NBC announced her timeslot shortly after Kelly Ripa said her new host on the competing "Live" (9 a.m., ABC) will be Ryan Seacrest.
Megyn had her first day at 30 Rock yesterday, after signing off from Fox four months ago.
She'll also have a Sunday magazine show, beginning in early summer. A title hasn't been announced.
7. Trump's tech titans
Breaking in Axios' Ina Fried's Login tech newsletter (sign up here):
A source tells Axios that Apple, Amazon, Facebook, Google, IBM, Intel, and Oracle received invitations to participate in Trump's tech CEO summit in early June, revealed yesterday in Axios AM.
In January, IBM CEO Ginny Rometty delivered to Trump a report outlining how the government could save $1 trillion over the next decade with certain policies including IT modernization, as Fortune reported at the time.
8. Twitter goes all-in on live video
Twitter announced over a dozen new live-streaming and original video content partnerships, making it clear that their business strategy moving forward will be to expand ad-funded video content, Axios' Sara Fischer writes:
- Why it matters: Until yesterday, it seemed that Twitter was far behind the other social platforms in the race to win the $70 billion U.S. TV ad market. Now, it's clear that Twitter could be giving them all, and particularly Snapchat, a run for their money.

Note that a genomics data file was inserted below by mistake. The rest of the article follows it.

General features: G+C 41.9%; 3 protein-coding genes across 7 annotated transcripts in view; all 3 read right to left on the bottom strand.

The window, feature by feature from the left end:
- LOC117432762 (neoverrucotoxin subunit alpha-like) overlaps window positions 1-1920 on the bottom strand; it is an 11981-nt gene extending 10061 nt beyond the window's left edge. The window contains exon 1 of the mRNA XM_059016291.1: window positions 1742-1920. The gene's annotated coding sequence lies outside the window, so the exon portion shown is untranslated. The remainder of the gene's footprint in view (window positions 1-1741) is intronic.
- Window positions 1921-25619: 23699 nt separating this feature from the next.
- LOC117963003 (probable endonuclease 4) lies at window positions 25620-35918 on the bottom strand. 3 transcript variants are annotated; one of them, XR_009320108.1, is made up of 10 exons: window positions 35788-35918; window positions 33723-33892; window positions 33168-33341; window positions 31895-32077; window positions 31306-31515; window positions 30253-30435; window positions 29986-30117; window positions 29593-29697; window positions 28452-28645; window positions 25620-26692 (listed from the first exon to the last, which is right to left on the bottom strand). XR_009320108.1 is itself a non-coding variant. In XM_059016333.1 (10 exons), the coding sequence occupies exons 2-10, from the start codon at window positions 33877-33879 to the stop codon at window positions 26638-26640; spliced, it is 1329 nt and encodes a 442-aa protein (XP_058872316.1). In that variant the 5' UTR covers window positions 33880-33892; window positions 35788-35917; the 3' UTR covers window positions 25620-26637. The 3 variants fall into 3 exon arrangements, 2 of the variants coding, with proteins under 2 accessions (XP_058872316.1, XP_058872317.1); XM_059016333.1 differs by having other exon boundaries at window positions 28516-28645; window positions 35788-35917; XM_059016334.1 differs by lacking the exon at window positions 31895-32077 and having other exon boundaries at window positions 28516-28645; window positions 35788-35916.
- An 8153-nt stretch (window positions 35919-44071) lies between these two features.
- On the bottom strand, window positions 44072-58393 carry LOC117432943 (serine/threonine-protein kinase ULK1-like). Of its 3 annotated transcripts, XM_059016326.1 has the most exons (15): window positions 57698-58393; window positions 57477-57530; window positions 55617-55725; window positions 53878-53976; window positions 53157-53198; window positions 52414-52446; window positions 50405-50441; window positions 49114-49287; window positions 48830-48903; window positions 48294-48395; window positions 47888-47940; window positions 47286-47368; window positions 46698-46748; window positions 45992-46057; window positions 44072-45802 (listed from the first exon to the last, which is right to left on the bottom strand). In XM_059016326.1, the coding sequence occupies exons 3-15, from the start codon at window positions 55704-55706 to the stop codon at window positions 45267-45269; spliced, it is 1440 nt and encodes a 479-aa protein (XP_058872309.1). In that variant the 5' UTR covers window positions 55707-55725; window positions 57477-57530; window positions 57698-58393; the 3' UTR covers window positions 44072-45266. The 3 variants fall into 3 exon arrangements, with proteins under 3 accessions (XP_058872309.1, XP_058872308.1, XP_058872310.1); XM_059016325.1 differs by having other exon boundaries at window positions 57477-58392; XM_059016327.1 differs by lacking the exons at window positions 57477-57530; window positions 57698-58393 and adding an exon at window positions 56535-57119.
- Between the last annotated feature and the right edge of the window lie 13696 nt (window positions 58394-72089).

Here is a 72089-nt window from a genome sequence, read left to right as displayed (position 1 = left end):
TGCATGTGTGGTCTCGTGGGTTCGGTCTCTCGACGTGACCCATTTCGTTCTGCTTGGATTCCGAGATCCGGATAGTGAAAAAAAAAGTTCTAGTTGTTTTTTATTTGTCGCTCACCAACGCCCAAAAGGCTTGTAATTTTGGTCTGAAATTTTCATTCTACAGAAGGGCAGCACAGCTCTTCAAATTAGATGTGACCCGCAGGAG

- The strategy: Twitter emphasized that its future lies in live-streaming sports, followed by news and entertainment. The majority of the newly-announced video deals are with sports leagues, and some feature original content with stars like Seahawks' cornerback Richard Sherman and Bengals wide receiver A.J. Green.
- By the numbers: Twitter has closed over 40 live stream partnerships around the world with sports leagues, media companies, etc. The company increased live programming by 60% last quarter and aired roughly 800 hours of live content — 51% were sports, 35% were news and politics, and 14% were entertainment. Twitter says 55% of its unique viewers are under the age of 25, a stat that directly competes with Snapchat.
See the full list of Twitter's new sports, news and entertainment partnerships.
9. Everyone's talking
"Jimmy Kimmel Reveals Newborn Son's Open-Heart Surgery in Emotional Monologue," by Hollywood Reporter's Lacey Rose: "[A]t just 3 days old, [Billy] Kimmel had to undergo open-heart surgery at Children's Hospital Los Angeles." All went well, and Billy went home six days after the surgery.
"Kimmel referenced ... Trump's proposed $6 billion cut in funding to the National Institute of Health ... 'If your baby is going to die, and it doesn't have to, it should not matter how much money you make.'"
Kimmel: "Poor kid. Not only did he get a bad heart, he got my face."